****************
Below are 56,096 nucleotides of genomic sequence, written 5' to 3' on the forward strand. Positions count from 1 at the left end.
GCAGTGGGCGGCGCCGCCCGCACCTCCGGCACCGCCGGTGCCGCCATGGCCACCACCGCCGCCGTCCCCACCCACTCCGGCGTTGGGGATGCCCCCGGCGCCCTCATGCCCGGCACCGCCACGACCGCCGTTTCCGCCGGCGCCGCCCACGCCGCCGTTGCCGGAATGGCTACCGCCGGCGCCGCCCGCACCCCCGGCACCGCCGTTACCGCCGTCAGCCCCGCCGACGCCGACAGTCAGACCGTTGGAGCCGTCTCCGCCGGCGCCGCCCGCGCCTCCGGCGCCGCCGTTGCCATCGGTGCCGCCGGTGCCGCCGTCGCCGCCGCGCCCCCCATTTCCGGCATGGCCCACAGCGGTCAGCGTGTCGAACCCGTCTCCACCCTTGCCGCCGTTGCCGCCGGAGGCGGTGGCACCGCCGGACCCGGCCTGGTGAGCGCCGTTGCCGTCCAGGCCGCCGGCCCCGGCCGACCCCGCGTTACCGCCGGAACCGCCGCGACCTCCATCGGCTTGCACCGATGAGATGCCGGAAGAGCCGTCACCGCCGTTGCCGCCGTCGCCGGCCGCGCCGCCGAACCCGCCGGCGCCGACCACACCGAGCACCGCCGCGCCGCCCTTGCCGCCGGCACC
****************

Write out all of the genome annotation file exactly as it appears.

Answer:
Below are 56,096 nucleotides of genomic sequence, written 5' to 3' on the forward strand. Positions count from 1 at the left end.
GCAGTGGGCGGCGCCGCCCGCACCTCCGGCACCGCCGGTGCCGCCATGGCCACCACCGCCGCCGTCCCCACCCACTCCGGCGTTGGGGATGCCCCCGGCGCCCTCATGCCCGGCACCGCCACGACCGCCGTTTCCGCCGGCGCCGCCCACGCCGCCGTTGCCGGAATGGCTACCGCCGGCGCCGCCCGCACCCCCGGCACCGCCGTTACCGCCGTCAGCCCCGCCGACGCCGACAGTCAGACCGTTGGAGCCGTCTCCGCCGGCGCCGCCCGCGCCTCCGGCGCCGCCGTTGCCATCGGTGCCGCCGGTGCCGCCGTCGCCGCCGCGCCCCCCATTTCCGGCATGGCCCACAGCGGTCAGCGTGTCGAACCCGTCTCCACCCTTGCCGCCGTTGCCGCCGGAGGCGGTGGCACCGCCGGACCCGGCCTGGTGAGCGCCGTTGCCGTCCAGGCCGCCGGCCCCGGCCGACCCCGCGTTACCGCCGGAACCGCCGCGACCTCCATCGGCTTGCACCGATGAGATGCCGGAAGAGCCGTCACCGCCGTTGCCGCCGTCGCCGGCCGCGCCGCCGAACCCGCCGGCGCCGACCACACCGAGCACCGCCGCGCCGCCCTTGCCGCCGGCACC